Nieman Foundation at Harvard
Paywalls can be a big lift for smaller publishers. Here’s how the Shawnee Mission Post is thriving two years in
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May 20, 2011, 6 p.m.

Links on Twitter: Google stops scanning papers, HuffPost scoop ignored, Internet TV encroaches on cable

MT @brainpicker: Where Are The Jobs? Annotated heat map of (un)employment (PDF) »

Ebooks may be a way to revive out-of-print tree-books »

Internet TV appears to be eating away at cable TV’s market share »

The creator of Publish2 says he knows how to make it easy for newspapers to link out »

Amy Ellis Nutt on writing a Pulitzer-winning story: tell “readers something they don’t know” (via @niemanstory) »

Farmer and ag writer Tom Philpott is joining @MotherJones to launch a blog on the politics of food »

An eye-tracking study finds paper beats iPad at keeping a reader’s attention, but “gaze patterns” are identical »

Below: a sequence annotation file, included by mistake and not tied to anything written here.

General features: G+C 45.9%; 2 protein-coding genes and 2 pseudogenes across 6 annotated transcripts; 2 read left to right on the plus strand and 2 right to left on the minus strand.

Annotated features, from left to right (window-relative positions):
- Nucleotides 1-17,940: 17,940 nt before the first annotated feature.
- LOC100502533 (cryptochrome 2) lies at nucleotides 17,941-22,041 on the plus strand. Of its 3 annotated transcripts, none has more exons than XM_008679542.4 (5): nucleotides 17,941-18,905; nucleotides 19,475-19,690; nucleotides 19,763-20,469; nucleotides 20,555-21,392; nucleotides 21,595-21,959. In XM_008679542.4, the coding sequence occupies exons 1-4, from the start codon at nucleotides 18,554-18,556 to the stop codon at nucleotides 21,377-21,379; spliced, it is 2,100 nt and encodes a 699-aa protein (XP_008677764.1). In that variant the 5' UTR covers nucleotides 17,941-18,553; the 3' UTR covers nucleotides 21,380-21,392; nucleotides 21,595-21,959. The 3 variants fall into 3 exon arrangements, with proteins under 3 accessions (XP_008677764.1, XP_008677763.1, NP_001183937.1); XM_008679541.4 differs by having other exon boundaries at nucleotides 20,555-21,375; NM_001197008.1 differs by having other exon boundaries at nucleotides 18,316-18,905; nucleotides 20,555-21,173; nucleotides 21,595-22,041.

Midday diversion: Stephen Colbert “thanks” Facebook for adding brand-name tagging to photos (2:10 mark) »

What is journalism worth paying for? “Free carries a price” »

NPR’s proposal to raise station fees for digital services is “a new virtual variety of sticker shock” »

TMZ’s chief is criticizing “traditional media” CNN over a key detail in its Schwarzenegger coverage »

Google is abandoning its attempt to scan and archive all the world’s newspapers »

HuffPost broke a big story, but the press didn’t seem to notice »

The White House says the decision to keep the Boston Herald out of a local press pool was a matter of fairness »

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Paywalls can be a big lift for smaller publishers. Here’s how the Shawnee Mission Post is thriving two years in
“Things that were on the fires-and-car-accident side of things would get a lot of pageviews, but didn’t seem to have lasting impact on the way that people live their lives around here.”
Americans are more willing to pay for local news when they know local newspapers are in trouble, a new study says
“This gap suggests a market failure — many recognize the benefit of the product to the public but are unwilling to pay for it.”
The Marshall Project, an early model for single-subject nonprofit news sites, turns five today (and got a shoutout on Jeopardy last night)
“As a former journalist, I was mindful of the power of honest storytelling. As an idealist, I felt that if only Americans knew the truth, changes would soon follow.”